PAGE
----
Can Europe rise to the China challenge?

January 27, 2011

— Dirk Jan van den Berg is President of Delft University of Technology, former chairman of the IDEA League of European Universities, and former Dutch ambassador to China and the UN. —

USA-CHINA/This year’s World Economic Forum comes at a moment in which a profound shift in global power from West to East is becoming unmistakable. In recent weeks, for instance, during Hu Jintao’s state visit to the U.S., China was unambiguously portrayed by the Obama administration as an equal, indispensable global partner with the United States.

One of the key achievements of the state visit was the historic extension to the US-China Agreement on Cooperation in Science and Technology, first signed by the two countries after relations were normalised in 1979. The agreement, which includes over 30 active protocols covering cooperation in areas ranging from agricultural science, renewable energy, and biomedical research, will thus continue to serve as a key framework driving bilateral economic growth well into the twenty first century.

Many European delegates at Davos will be struck by the contrast between the strong US emphasis given to technological cooperation with China, and the apparent attitude of Europe’s political leaders. Despite endless debate, little of concrete action has been achieved by Europe to seize what should be a very meaningful bilateral science and technology partnership with China, and address the fact that the European continent’s future as a world-leading innovation hub is already gravely challenged by the rise of the East.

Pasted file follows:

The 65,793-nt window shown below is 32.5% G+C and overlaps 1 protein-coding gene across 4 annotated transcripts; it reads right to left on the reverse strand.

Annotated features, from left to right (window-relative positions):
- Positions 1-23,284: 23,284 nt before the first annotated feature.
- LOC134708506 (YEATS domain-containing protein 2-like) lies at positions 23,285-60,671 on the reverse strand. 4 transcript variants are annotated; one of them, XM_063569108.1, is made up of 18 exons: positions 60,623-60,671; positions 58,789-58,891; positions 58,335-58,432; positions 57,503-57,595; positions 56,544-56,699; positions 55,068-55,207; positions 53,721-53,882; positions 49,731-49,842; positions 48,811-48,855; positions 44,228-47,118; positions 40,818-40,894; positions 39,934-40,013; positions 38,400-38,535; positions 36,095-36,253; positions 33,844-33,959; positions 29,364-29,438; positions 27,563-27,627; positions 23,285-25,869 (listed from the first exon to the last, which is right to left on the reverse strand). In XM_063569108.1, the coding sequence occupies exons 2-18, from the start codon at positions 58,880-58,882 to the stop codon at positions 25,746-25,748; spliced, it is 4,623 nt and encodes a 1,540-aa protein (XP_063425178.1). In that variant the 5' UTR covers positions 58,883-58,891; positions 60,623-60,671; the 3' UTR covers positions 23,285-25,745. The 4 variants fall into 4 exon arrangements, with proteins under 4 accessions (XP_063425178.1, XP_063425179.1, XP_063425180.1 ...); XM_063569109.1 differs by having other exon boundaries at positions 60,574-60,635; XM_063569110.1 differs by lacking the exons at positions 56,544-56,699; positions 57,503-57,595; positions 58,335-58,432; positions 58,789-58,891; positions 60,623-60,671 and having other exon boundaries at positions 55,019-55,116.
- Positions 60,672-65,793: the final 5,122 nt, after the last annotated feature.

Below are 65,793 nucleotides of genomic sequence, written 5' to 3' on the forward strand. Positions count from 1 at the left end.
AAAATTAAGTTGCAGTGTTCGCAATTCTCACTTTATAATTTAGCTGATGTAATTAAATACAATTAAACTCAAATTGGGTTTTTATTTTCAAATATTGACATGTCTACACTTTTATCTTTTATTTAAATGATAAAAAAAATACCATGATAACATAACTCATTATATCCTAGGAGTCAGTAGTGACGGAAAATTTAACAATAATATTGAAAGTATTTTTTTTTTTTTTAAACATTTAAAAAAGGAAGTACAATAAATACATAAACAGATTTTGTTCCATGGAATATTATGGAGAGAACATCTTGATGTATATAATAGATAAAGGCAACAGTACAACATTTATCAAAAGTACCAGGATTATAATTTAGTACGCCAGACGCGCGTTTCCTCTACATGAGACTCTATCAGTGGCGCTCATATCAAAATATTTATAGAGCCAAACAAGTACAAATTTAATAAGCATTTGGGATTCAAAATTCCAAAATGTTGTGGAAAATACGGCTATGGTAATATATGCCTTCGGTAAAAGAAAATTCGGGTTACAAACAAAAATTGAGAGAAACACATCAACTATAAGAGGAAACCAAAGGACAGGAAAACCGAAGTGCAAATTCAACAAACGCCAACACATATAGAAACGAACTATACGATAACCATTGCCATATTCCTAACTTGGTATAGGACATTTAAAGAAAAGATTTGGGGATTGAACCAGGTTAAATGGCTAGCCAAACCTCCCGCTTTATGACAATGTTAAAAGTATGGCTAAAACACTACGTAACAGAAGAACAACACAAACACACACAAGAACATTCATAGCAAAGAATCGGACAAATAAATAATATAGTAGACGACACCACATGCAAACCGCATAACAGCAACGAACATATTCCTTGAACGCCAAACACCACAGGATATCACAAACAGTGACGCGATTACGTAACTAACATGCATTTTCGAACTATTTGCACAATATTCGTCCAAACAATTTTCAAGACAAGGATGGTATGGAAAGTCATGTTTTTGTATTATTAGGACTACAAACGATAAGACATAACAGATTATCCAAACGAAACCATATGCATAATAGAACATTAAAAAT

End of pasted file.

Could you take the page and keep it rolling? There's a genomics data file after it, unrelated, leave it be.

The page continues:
For Europe, the time for talking is now over. The continent must act urgently if it is to retain its economic prosperity by ‘locking-in’ much greater science and technology-led business collaboration with China. But will Europe’s leaders finally seize the moment?

With Davos underway for another year, the omens are not looking good. With policy at a roadblock in many European capitals, and much initiative focused upon national rather than international issues, the continent is at an effective standstill except for momentum generated by Brussels, especially through the EU’s 2020 initiative.

To be sure, Europe retains many longstanding strengths, including exceptionally high quality of research; ability to work in interdisciplinary fashion (which makes research increasingly effective); and a very successful international corporate sector. Nonetheless, it is no exaggeration to say that the continent is currently facing an “innovation emergency” as Máire Geoghegan-Quinn, European Commissioner for Research, Innovation and Science, asserted last October.

This situation is a tragedy as, right now, a ‘one-time-only’ opportunity is arising to move EU-China scientific and technological ties on to a different level. However, this window will perhaps last only a few years before China’s innovation system approaches, and probably overtakes, that of Europe.

Seizing this historic opportunity, while there still exists strong mutual bilateral interest, requires a fundamental shift in the scale of European thinking and effort. And a good starting point in this journey would be the negotiation of a groundbreaking European equivalent to the successful US-China Agreement on Cooperation in Science and Technology which has served those two nations so well.